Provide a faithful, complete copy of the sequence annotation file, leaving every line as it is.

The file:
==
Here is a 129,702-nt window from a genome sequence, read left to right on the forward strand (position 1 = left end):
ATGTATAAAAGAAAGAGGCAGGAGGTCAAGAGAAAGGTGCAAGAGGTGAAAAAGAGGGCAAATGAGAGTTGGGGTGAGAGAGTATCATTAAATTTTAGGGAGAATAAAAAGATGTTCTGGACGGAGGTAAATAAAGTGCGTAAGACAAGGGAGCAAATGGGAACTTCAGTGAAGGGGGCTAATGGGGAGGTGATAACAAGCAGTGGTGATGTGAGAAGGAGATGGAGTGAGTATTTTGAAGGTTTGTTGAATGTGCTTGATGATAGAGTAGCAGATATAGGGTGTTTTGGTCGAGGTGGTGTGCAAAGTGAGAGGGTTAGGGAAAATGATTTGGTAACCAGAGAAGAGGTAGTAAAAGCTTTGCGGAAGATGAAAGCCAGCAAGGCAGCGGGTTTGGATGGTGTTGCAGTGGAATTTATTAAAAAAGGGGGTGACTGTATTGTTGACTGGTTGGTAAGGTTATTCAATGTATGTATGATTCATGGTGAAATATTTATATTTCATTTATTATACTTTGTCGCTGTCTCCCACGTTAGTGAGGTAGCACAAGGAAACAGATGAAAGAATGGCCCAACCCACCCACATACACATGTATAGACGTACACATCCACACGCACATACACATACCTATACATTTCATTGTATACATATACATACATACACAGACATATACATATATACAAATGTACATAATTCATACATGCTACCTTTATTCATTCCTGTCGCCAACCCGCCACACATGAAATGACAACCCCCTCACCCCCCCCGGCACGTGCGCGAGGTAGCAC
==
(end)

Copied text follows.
Here is a 129,702-nt window from a genome sequence, read left to right on the forward strand (position 1 = left end):
ATGTATAAAAGAAAGAGGCAGGAGGTCAAGAGAAAGGTGCAAGAGGTGAAAAAGAGGGCAAATGAGAGTTGGGGTGAGAGAGTATCATTAAATTTTAGGGAGAATAAAAAGATGTTCTGGACGGAGGTAAATAAAGTGCGTAAGACAAGGGAGCAAATGGGAACTTCAGTGAAGGGGGCTAATGGGGAGGTGATAACAAGCAGTGGTGATGTGAGAAGGAGATGGAGTGAGTATTTTGAAGGTTTGTTGAATGTGCTTGATGATAGAGTAGCAGATATAGGGTGTTTTGGTCGAGGTGGTGTGCAAAGTGAGAGGGTTAGGGAAAATGATTTGGTAACCAGAGAAGAGGTAGTAAAAGCTTTGCGGAAGATGAAAGCCAGCAAGGCAGCGGGTTTGGATGGTGTTGCAGTGGAATTTATTAAAAAAGGGGGTGACTGTATTGTTGACTGGTTGGTAAGGTTATTCAATGTATGTATGATTCATGGTGAAATATTTATATTTCATTTATTATACTTTGTCGCTGTCTCCCACGTTAGTGAGGTAGCACAAGGAAACAGATGAAAGAATGGCCCAACCCACCCACATACACATGTATAGACGTACACATCCACACGCACATACACATACCTATACATTTCATTGTATACATATACATACATACACAGACATATACATATATACAAATGTACATAATTCATACATGCTACCTTTATTCATTCCTGTCGCCAACCCGCCACACATGAAATGACAACCCCCTCACCCCCCCCGGCACGTGCGCGAGGTAGCAC